Doctor insights on:
Intermittent Rectal Bleeding From Colon Cancer
Yes: One of the potential side effects for radiation therapy to treat prostate cancer is rectal bleeding. This can occur after brachytherapy or external beam therapy. This is called proctitis and is generally mild and self-limiting. It usually does not require any treatment other than conservative management such as maintaining soft bowel movements, hydration, and monitoring of blood work. ...Read moreSee 2 more doctor answers
Cancer is a group of diseases that is characterized by uncontrolled cell growth leading to invasion of surrounding tissues that spread to other parts of the body. Cancer can begin anywhere in the body and is usually related to one or more genetic mutations that allow normal cells to become malignant by interfering with internal cellular control mechanisms, such as programmed cell death or by preventing ...Read more
Possibly: Depending on the stage of the prostate cancer, rectal bleeding can be present. However, if it an early stage prostate cancer, rectal bleeding is generally not associated with prostate cancer. Also, previous radiation treatment for prostate cancer may cause rectal inflammation and cause subsequent rectal bleeding but this generally resolves over time. ...Read moreSee 2 more doctor answers
PROSTATITIS EVAL: R/O prostatitis v Epididymitis tough to treat. Hopefully you have seen a urologist recently. Tx with doxycycline. I would recheck labs /UA C&S. & testosterone if no response ,cipro (ciprofloxacin) may be needed for 8-10wks. Recheck labs and culture. You also need abdominal/pelvic/prostate US R/O prostate stones. Also switch to gluten free diet Wholeapproach.com gutbliss.com Cipro (ciprofloxacin) may also be tried if no change. ...Read more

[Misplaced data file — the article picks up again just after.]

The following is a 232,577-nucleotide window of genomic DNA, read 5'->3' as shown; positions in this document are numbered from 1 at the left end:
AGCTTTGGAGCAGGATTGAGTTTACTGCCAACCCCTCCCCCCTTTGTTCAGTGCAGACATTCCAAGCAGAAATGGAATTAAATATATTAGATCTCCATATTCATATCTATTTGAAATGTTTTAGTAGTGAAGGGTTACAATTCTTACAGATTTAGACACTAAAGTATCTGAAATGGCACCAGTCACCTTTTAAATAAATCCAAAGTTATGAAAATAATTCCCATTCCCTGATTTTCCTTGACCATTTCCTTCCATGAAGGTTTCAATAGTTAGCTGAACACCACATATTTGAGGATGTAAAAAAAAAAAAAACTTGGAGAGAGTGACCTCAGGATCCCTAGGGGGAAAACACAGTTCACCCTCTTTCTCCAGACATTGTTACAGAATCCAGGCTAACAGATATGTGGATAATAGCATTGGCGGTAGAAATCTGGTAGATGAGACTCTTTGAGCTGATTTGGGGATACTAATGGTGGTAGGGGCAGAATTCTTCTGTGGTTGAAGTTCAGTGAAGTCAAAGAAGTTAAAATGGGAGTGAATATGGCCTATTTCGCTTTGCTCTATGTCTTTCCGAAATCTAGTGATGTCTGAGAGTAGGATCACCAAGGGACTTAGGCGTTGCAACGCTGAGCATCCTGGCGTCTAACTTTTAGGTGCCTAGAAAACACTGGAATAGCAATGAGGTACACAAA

Not likely.: Anal tightness on its own is not likely to be associated with colon or rectal cancer. However, if this is an aquired symptom along with hemorrhoids and/or anal fissure, you should see your doctor and get tested/checked out for rectal or colon cancer to be sure you don't have it also, and to prevent you from getting it. ...Read more
Probably not: Ibs probably does not lead to colon or rectal cancer. Certainly, no studies have found this. However, some of the symptoms of ibs, particularly ibs with constipation, may delay diagnosis of colon and rectal cancer. It may be harder to notice a change in bowel habits when your bowel habits change from day to day. ...Read moreSee 1 more doctor answer
Rectal bleeding due to radiation proctitis from brachytherapy 2 1/2 years ago. Rectal bleeding getting scary worse. What's happening?
Not always.: Early in colon cancer, there are typically NO symptoms until the cancer tumor grows large enough that it begins to cause problems in the digestive tract. Small, asymptomatic cancers can be found by screening colonoscopy. Larger tumors may cause changes in bowel habits (diarrhea/constipation/change in consistency of stool), blood in stool, unexplained weight loss, weakness/fatigue, persistent pain ...Read moreSee 2 more doctor answers